Signal Leakage in Cable Networks, a Long and Winding Road

Cable is a unique communications medium that has evolved from a rudimentary patchwork of transmission lines and components devised by an industrious group of technology pioneers decades ago into the leading broadband juggernaut that it is today.  The remnants of this journey are still evident in many aspects of cable networks today including signal leakage technologies, the writings below are meant to serve as both entertainment and education on how we got to where we are today.

The Early Days of Signal Leakage

Prior to 1976 the cable plant consisted of approximately 19 analog channels. The low-band frequency ranged from 54-88 MHz, the high band from 174-216 MHz.  In this timeframe cable operators didn’t yet have any concerns about signals leaking out of their plant, but they did have problems created by broadcast signal entering into their plants creating low frequency beats on their subscribers channels.  Finding where these off-airs were entering the plant was difficult, so innovative Tech’s began inserting an FM modulated carrier into the downstream producing a tone that could be detected when leaking out of the plant through the same shielding weaknesses.  This carrier was AM modulated by a 5dB step attenuator stepping through a 25dB range.  The tech then tuned his car radio to the receive frequency, listened for the five steps, and when they were all present, he assumed he was close to the leakage source. There was some art to using this technique, but it worked well enough and the cable leakage detection technology was born!

Aviation Interference Drives Signal Leakage Test Mandate

In the late 1970’s and early 80’s “push-pull” and feedforward amplifiers were introduced which allowed the cable industry to add a 108 – 174 MHz mid-band to the cable lineup.  This new band overlapped with critical aviation frequencies, but since the cable system is a self-contained sealed network there shouldn’t have been any issues with the overlapping channel frequencies.  Two well-documented aviation incidents proved this theory wrong.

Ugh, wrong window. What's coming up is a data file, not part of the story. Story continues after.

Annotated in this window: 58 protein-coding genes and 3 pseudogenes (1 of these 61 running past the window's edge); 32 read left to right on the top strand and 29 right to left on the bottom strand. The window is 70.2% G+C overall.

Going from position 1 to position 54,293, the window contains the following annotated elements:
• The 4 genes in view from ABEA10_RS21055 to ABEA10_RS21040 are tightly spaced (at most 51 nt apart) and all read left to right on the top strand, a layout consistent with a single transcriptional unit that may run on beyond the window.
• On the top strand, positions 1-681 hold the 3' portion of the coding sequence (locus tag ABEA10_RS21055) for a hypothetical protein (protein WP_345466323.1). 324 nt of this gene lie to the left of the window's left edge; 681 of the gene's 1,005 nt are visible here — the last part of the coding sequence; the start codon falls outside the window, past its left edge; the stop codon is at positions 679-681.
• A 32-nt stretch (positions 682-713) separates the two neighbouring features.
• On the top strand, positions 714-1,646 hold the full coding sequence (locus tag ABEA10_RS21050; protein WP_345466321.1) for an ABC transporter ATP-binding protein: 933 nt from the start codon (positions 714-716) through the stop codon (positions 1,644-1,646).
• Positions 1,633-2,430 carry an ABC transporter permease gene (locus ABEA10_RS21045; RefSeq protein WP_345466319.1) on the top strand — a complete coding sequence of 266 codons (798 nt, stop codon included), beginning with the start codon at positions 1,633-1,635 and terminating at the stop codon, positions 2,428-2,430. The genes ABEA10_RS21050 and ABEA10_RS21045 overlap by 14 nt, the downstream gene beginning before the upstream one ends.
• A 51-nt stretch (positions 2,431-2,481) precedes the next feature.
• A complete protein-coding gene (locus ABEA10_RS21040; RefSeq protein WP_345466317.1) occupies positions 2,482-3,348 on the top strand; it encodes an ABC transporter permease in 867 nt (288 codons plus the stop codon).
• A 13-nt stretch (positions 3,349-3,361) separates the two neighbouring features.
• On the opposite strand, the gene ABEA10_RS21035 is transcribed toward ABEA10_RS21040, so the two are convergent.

The first took place in Harrisburg, PA in 1976.  A commercial aircraft reported to be at 25,000 ft experienced interference with air navigation, presumably VHF Omnidirectional Ranging (VOR) signaling which operated between 108 – 118 MHz.  Remember that mid band that was just added?

In response to this incident, the FAA (established 1958), who owned the frequencies insisted that the FCC force the cable industry to vacate any frequencies used for air navigation. The cable industry assured the FCC (founded 1934), that the industry would be self-policing and would eliminate the issue.  Some of you might remember the Wavetek Cuckoo warbling all throughout the plant in those early days of leakage.  Fast forward to 1979 when the industry decided to offset the video carrier +/- 12.5 or 25 kHz to remove the overlap of the air nav receivers mitigating about 50% of the leakage problem.  The reason for that amount of offset was because the receivers used in the aircraft typically had a 25 kHz measurement bandwidth.  Offset the carrier, the plane would be much less likely to detect the signal egress from the cable system.

And Then Came Flint Michigan

The other incident took place over Flint Michigan in 1980.  This time, a plane navigating off a beacon experienced a break in squelch while flying overhead.  This might be an urban legend but a source who worked in the Flint Michigan system at the time said the plane was Air Force One (the US Presidents airplane), which understandably caused the entire Detroit FCC office to converge on Flint to find the culprit.  After driving out the plant, the FCC found approximately 10,000 leaks and ordered about 25% of the system shut down.  At the time the system was using a multi-port tap from Michigan Bell.  These taps had a screw-in plate and a two-inch center conductor and were known to leak like a sieve.  A complete rebuild took place and the system was back up and running in record time.  When this incident happened, the FAA once again requested that the air nav frequencies be vacated.  The FCC instead issued its first Report and Order in Docket 21006, which established todays requirements for CLI (Cumulative Leakage Index).  This index is a mathematical summation of leakage in a system designed to approximate the interference to aircraft flying overhead.


Part 1 of a 3-part series, see the  other posts in this series:


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